Thomas went back to school in Cleveland and went on to become a federal tax lawyer, trying cases for the Internal Revenue Service. In 1966, he was transferred to Los Angeles, where he later went into private practice.
A young developer with tax problems named Robert F. Maguire was referred to Thomas, and by the early 1970s, the two became partners on some real estate developments. By 1983, Thomas left law to work full time with Maguire.
Together they built housing, shopping centers and some of the city's most recognizable offices, including the U.S. Bank Tower in downtown Los Angeles, the tallest building in the West.
Maguire, who is more flamboyant, got most of the media attention in the partnership that lasted until 1996, when Thomas left to start his own company.
"We had a good run," but "nobody would contend Rob and I have the same personality," Thomas said. The split "was good for both of us." Maguire declined a request to be interviewed for this story.
In 2003, Thomas beat other bidders, including his old partner, to acquire the former Arco Plaza in downtown Los Angeles, a 1970s landmark office and retail complex that had fallen on hard times through its previous owners' neglect.
Thomas invested millions of dollars to make the property competitive with other top office towers again, adding two giant buildings to the market and forcing Maguire and other landlords to hold their rents down to compete with Thomas.
Although the complex, now known as City National Plaza, is still almost 30% vacant, Thomas believes it will be a profitable investment in the long run.
"Arco spared no expense building it," he said. "When Rob and I came downtown, it was the envy of every developer."
Success in real estate enabled Thomas to indulge another longtime desire by buying control of the Sacramento Kings professional basketball franchise, which he held from 1992 to 2000. He enjoyed much of the owner's role -- hanging out with players, talking strategy with coaches and meeting with the league commissioner.
But being the owner also was "very stressful," Thomas said. "My whole outlook depended on whether we won or lost. That was the thing that surprised me the most."
Thomas' competitive instincts are well-known to others, however, who portray him as a tireless, detail-oriented leader with intense focus. Although many others his age might be scaling back, Thomas says he loves what he does and has no plans to retire.
"The one word to describe him is disciplined," said real estate broker John Cushman, chairman of Cushman & Wakefield, who has negotiated with Thomas for decades. "He's a tough guy; thoughtful, careful and precise."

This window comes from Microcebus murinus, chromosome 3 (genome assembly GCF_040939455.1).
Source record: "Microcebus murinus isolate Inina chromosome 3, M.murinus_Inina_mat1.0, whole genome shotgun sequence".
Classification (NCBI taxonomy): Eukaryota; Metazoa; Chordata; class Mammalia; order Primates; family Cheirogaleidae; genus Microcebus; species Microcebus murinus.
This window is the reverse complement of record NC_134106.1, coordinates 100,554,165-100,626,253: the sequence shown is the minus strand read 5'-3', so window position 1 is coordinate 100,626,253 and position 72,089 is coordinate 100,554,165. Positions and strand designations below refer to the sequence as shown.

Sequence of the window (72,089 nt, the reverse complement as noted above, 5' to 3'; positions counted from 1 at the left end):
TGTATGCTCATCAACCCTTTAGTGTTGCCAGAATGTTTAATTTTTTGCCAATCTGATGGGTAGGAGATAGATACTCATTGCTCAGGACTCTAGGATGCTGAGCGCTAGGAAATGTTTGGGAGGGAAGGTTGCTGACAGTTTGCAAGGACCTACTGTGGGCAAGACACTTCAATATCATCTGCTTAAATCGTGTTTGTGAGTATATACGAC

Attention to detail is part of what makes Thomas effective and perhaps occasionally annoying.
Architect Martha Welborne, who worked with Thomas on the Grand Avenue redevelopment, credits Thomas with getting the project off the ground by attacking every obstacle and staying on top of the smallest particulars.
"I had to show him everything, absolutely everything," said Welborne, managing director of the project. "He reviewed every document with a fine-toothed comb. It's amazing how hard he works."
She added, "He's a bit of a micromanager."
His legal training gets the better of him sometimes, keeping him too closely involved in details, Thomas acknowledged.
"For a typical lawyer, it's often easier to just do something yourself," he said. "You are always fighting the shift to being a manager."
Thomas' preferred management style is to let his five top managers run their divisions, meeting with them every morning to keep up and look for consensus. Once a month he hosts a conference call with all 150 employees in nine cities that lasts two or three hours and covers operational details.
"People like to know what's going on," Thomas said. "It puts them in a better position to contribute."
Thomas' 10-year-old company has almost 11 million square feet of properties and more than 5 million square feet in the development pipeline. In Los Angeles, future urban construction should take place in high-density locations near transportation hubs, such as downtown and Universal City, Thomas said.
"You can't just keep spreading out across the basin," he said. "We have a rare opportunity now. Hopefully we have the leadership to get it done."